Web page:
Readers Write . . .
An email from Dianne M in Holland, in response to yesterday’s post about remembering things past:
Great Bytes today going back through memory lane from the dunny can to the fire crackers and everything in between.
The fireman’s hat would look beautiful all polished up, also the memories of your mum.
Just received an email from an Aussie friend, product designed in Australia:
A useful BBQ set up in the pot , water container filled with ice and beer. When finished with the BBQ, flush the toilet and no fire danger, what a great design. 😀👍.
Take care, have a great afternoon
An email from Steve M here in Oz in response to the same post:
Enjoyed the ‘remember when’ segment today Otto. Gosh there were some great memories there!
I never experienced the Dunny Man but have heard Diane’s family taking about him – what a shit job!
Cracker night was big in the UK where I grew up, being the home of the founding incident, of course.
As kids we used to get up as early as possible the next day and run around collecting rockets – a stick
with the shattered remains of a soot-blackened firework at one end. He who managed to collate the
biggest and the most ‘sticks’ was the winner, and subject of great envy, and quite often, petty thievery from jealous competitors, as well.
One thing I don’t quite understand about cracker night here, though, is that I am told it is not possible to purchase fireworks without an appropriate licence in every state except Canberra? I am also told (I think it was one of your naughty sons that told me this....) that Canberra has very relaxed laws when it comes to various ‘adult services’, including pornography? All joking aside, if that is true, how did it come about? It makes no sense at all, considering it is the seat of Government.
- All Australian States progressively banned the sale and purchase of fireworks in the 1980’s. Canberra followed suit in 2009.
- The reasons for such ban were the risk of bushfires being caused (who knows where the lit sky rockets come down) and the injuries regularly caused by fireworks.
- Sparklers and party poppers may still be purchased, subject to compliance with size regulations.
- The only place in Oz where you can legally buy fireworks is in the Northern Territory on 1 July, which is Territory Day. Fusion Fireworks sells the fireworks up there but it has to be purchased from within their store, they cannot mail them and cannot end to the other States. Certain fireworks may not be sold. See:
- Steve, you are correct that the laws on the sale of pornography are more relaxed in Canberra than elsewhere in Oz. Notably the Canberra suburb of Fyshwick, an industrial area, had porn sale outlets and I recall sandwich boards by the roadside with direction arrows pointing the way to XXX videos. I have read that with the advent of the internet, business for these outlets has declined and some have closed down. Why more relaxed in Canberra? I am unaware, perhaps readers can assist.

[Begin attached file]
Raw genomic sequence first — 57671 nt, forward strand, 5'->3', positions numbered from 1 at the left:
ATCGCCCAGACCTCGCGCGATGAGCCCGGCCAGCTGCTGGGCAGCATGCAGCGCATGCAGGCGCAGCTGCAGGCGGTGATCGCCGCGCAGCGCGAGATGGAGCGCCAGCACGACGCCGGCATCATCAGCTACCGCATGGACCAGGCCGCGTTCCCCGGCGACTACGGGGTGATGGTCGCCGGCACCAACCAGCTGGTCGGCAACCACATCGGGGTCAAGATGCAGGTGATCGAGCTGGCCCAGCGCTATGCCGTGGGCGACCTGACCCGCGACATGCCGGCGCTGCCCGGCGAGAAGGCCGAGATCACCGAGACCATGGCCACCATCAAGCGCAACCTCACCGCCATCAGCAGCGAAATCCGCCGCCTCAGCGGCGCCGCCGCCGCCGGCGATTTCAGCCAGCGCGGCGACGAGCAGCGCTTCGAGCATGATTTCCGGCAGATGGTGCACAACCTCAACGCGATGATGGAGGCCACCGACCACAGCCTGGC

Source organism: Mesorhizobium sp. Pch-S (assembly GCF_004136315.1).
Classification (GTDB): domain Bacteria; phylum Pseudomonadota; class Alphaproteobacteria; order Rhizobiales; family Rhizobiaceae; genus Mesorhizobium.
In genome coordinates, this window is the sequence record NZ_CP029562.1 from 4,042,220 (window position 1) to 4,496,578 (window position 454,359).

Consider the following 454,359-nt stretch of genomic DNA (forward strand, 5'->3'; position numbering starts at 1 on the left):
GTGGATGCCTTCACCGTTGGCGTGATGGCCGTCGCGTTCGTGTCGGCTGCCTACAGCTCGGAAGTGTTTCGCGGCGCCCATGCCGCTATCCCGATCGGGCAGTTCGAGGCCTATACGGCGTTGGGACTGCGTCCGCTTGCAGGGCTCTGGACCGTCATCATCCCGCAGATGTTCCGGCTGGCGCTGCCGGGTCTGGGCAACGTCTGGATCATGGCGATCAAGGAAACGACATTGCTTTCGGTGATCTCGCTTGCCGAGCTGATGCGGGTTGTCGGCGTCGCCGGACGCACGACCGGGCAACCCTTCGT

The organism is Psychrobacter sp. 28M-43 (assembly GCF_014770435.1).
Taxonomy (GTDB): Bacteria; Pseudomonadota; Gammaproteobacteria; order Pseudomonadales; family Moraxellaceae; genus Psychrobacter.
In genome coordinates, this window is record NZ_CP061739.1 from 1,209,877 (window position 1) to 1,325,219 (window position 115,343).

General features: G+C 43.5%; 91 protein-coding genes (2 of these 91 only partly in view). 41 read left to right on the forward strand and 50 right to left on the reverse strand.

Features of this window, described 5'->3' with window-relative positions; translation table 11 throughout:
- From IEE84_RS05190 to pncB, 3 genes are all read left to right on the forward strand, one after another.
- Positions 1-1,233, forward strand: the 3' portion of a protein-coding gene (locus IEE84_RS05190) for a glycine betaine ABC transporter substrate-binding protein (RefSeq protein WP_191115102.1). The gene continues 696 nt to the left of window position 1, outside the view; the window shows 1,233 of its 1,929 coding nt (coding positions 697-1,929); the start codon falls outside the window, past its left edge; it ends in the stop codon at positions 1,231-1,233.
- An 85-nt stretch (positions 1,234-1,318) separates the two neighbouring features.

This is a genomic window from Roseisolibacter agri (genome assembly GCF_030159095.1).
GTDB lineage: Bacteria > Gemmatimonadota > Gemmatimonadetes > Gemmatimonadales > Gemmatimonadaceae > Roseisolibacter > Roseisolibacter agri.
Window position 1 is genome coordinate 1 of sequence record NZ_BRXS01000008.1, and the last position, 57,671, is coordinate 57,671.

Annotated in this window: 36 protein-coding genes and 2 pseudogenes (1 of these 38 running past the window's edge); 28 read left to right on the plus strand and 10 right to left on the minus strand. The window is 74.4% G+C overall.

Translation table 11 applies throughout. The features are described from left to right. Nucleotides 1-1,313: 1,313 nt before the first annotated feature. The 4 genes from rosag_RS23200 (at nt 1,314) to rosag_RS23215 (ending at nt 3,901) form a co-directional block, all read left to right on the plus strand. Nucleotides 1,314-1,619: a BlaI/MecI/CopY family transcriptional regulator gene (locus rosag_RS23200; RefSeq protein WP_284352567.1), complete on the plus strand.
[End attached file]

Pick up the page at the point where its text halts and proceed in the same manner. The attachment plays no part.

Chris Uhlmann, the political editor for the ABC (Australian Broadcasting Corporation, for readers overseas), delivered his wrapup of US President Trump’s participation in the G20 Summit. It makes some observations and comments worth considering:
G20: Does Donald Trump's awkward performance indicate America's decline as world power?
By political editor Chris Uhlmann
The G20 became the G19 as it ended. On the Paris climate accords the United States was left isolated and friendless.
It is, apparently, where this US President wants to be as he seeks to turn his nation inward.
Donald Trump has a particular, and limited, skill-set. He has correctly identified an illness at the heart of the Western democracy. But he has no cure for it and seems to just want to exploit it.
He is a character drawn from America's wild west, a travelling medicine showman selling moonshine remedies that will kill the patient.
And this week he underlined he has neither the desire nor the capacity to lead the world.
Given the US was always going to be one out on climate change, a deft American President would have found an issue around which he could rally most of the leaders.
He had the perfect vehicle — North Korea's missile tests.
So, where was the G20 statement condemning North Korea? That would have put pressure on China and Russia? Other leaders expected it and they were prepared to back it but it never came.
There is a tendency among some hopeful souls to confuse the speeches written for Mr Trump with the thoughts of the man himself.
He did make some interesting, scripted, observations in Poland about defending the values of the West.
And Mr Trump is in a unique position — he is the one man who has the power to do something about it.
But it is the unscripted Mr Trump that is real. A man who barks out bile in 140 characters, who wastes his precious days as President at war with the West's institutions — like the judiciary, independent government agencies and the free press.
He was an uneasy, awkward figure at this gathering and you got the strong sense some other leaders were trying to find the best way to work around him.
Mr Trump is a man who craves power because it burnishes his celebrity. To be constantly talking and talked about is all that really matters. And there is no value placed on the meaning of words. So what is said one day can be discarded the next.
So, what did we learn this week?
We learned Mr Trump has pressed fast forward on the decline of the US as a global leader. He managed to diminish his nation and to confuse and alienate his allies.
He will cede that power to China and Russia — two authoritarian states that will forge a very different set of rules for the 21st century.
Some will cheer the decline of America, but I think we'll miss it when it is gone.
And that is the biggest threat to the values of the West which he claims to hold so dear.